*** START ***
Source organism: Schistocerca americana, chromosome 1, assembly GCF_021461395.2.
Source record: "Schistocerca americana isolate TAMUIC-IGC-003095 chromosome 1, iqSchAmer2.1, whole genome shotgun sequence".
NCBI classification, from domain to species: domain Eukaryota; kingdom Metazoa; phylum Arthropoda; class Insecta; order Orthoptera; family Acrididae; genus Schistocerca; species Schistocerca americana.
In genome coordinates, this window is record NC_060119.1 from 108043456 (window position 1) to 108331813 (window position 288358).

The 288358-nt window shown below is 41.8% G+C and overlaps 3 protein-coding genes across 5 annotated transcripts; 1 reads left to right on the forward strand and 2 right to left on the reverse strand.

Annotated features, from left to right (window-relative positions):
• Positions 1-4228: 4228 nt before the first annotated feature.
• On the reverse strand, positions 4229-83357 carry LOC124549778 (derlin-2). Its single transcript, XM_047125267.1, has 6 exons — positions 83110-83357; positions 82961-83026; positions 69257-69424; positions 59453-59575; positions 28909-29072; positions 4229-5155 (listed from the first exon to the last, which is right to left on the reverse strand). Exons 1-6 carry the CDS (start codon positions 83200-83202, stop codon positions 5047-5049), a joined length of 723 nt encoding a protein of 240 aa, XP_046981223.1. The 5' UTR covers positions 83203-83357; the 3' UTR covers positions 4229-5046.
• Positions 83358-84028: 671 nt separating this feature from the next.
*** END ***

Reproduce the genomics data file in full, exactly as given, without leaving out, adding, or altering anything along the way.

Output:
Source organism: Schistocerca americana, chromosome 1, assembly GCF_021461395.2.
Source record: "Schistocerca americana isolate TAMUIC-IGC-003095 chromosome 1, iqSchAmer2.1, whole genome shotgun sequence".
NCBI classification, from domain to species: domain Eukaryota; kingdom Metazoa; phylum Arthropoda; class Insecta; order Orthoptera; family Acrididae; genus Schistocerca; species Schistocerca americana.
In genome coordinates, this window is record NC_060119.1 from 108043456 (window position 1) to 108331813 (window position 288358).

The 288358-nt window shown below is 41.8% G+C and overlaps 3 protein-coding genes across 5 annotated transcripts; 1 reads left to right on the forward strand and 2 right to left on the reverse strand.

Annotated features, from left to right (window-relative positions):
• Positions 1-4228: 4228 nt before the first annotated feature.
• On the reverse strand, positions 4229-83357 carry LOC124549778 (derlin-2). Its single transcript, XM_047125267.1, has 6 exons — positions 83110-83357; positions 82961-83026; positions 69257-69424; positions 59453-59575; positions 28909-29072; positions 4229-5155 (listed from the first exon to the last, which is right to left on the reverse strand). Exons 1-6 carry the CDS (start codon positions 83200-83202, stop codon positions 5047-5049), a joined length of 723 nt encoding a protein of 240 aa, XP_046981223.1. The 5' UTR covers positions 83203-83357; the 3' UTR covers positions 4229-5046.
• Positions 83358-84028: 671 nt separating this feature from the next.